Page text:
But this still leaves me with lots of questions about the interplay between these tools, so I'd ask people who author a blog, use LinkedIn (or other social networking), and participate in discussion groups, how do you use these tools.

How do you use LinkedIn?

How do you use Discussion Groups?

What's the interaction between them?

I'll be curious to see the response from the group. Actually, what I'd love to see are some responses via blog posts from different folks in the group:

Bill Austin -Famous Quotes 2007 Weblog Awards
Alister Cameron -
Dennis McDonald -
Jason Alba -
Ben Yoskovitz -
Ben -

My answers...

Where I use LinkedIn:

* I definitely use LinkedIn for Specific Requests - Ex. Open Source Business Models, speakers for Web 2.0 event I did last fall.

* LinkedIn has been great to keep track of people I know and their current contact information. I regularly do wine tastings here in Los Angeles with some interesting folks I know. LinkedIn has been my primary tool for keeping track of who to invite.

* I definitely check people out using LinkedIn. It's a great way to get a background on folks.

* I've not found that much use for LinkedIn to help my blogging, but I'm starting to think about this. Maybe this meme will help.

Where I use the Discussion Group:

* I've not been very active in the discussion group on particular topics. However, it definitely has served as a hub. This suggests that something more than MyBlogLog is needed to create hubs from groups of bloggers. That's probably the value of this group.


* Not much right now between LinkedIn and my blog. Certainly my LinkedIn profile provides a better public profile for me. Otherwise, I've not seen much.

* I'm constantly frustrated by conversations that take place in discussion groups that can't cross the border into the blog world. And, I don't like to copy and paste.

Tuesday, March 20, 2007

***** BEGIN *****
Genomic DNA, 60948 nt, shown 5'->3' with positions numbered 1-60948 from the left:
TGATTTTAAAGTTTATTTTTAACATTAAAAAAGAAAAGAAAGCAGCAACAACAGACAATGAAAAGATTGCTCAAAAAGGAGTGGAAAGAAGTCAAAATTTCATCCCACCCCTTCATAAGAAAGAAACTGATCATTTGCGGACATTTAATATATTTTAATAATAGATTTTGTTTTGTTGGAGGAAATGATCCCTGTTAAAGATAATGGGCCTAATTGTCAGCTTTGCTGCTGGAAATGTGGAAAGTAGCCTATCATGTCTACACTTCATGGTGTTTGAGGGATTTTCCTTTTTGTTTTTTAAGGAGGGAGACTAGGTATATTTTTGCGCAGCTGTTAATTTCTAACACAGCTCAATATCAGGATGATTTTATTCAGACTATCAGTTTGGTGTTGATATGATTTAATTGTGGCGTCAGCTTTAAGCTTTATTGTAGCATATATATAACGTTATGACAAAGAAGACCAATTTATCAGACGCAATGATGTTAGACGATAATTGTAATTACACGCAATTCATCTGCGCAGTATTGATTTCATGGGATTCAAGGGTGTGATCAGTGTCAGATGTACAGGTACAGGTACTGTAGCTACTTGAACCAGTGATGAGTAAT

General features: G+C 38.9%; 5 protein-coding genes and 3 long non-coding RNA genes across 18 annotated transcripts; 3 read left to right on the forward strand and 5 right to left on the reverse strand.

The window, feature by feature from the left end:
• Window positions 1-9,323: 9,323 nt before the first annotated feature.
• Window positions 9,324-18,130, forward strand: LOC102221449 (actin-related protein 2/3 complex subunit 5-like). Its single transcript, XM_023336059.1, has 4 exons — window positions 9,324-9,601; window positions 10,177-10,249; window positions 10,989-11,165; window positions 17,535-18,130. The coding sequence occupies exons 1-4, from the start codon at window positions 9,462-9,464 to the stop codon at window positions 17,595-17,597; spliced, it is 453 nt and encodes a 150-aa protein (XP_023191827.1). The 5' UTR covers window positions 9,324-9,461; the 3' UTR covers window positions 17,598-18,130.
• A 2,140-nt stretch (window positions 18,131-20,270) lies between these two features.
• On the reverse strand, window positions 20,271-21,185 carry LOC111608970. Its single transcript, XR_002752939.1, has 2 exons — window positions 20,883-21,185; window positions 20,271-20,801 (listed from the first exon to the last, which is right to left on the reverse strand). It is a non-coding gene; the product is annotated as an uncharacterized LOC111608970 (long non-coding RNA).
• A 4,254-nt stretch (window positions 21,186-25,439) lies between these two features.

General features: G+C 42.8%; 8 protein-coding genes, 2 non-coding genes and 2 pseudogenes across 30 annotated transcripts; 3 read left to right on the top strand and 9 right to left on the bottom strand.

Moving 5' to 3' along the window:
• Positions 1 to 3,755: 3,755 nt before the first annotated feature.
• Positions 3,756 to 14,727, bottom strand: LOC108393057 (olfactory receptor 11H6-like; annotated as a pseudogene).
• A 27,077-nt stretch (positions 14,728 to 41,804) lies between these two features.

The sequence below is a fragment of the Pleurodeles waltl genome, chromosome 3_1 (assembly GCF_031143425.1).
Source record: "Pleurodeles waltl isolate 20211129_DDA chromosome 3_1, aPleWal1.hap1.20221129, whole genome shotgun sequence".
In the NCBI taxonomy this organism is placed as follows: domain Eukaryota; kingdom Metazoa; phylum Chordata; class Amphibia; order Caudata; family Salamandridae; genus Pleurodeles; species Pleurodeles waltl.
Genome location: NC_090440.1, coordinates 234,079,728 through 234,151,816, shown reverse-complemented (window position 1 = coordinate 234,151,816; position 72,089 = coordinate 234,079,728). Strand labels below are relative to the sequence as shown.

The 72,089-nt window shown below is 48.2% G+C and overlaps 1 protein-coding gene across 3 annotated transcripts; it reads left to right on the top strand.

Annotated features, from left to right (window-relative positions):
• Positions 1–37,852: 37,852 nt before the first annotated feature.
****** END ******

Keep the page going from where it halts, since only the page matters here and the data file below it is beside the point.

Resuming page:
Kevin Federline Search Engine

Just saw a post - Sleep with a pop star, get your own branded search engine. - talking about Prodege's Search with Kevin Site - I actually think this is a pretty innovative model. Take a look at other sites:

But the overall idea is to provide branded search in order to get merchandise from your artist, star, etc. It also works well for non-profit groups:

It's a relatively new concept, but it likely has legs.

(Disclosure: we helped build the system that is behind these.)

Realistic Entrprenuer's Guide to Venture Capital

Seth's guide is worth reading - The realistic entrepreneur's guide to venture capital

Time Rich, Time Poor and Apple

Jeremy Liew at Lightspeed Venture Partners has an interesting post: Time Rich or Time Poor? In it he separates web consumers into: Time Rich (more time than money) and Time Poor (more money than time). He tells us:
If you’re starting a new internet company, its important to know who your audience is, and to make sure that you don’t let your own experience and that of other Time Poor people guide you wrong.

This is an interesting concept and not something I've seen articulated this way. What's interesting is that I've been seeing opportunities to use social marketing for businesses that typically target Time Poor audiences. Does this mean that they'll have lower response rates? It's certainly something to keep in mind.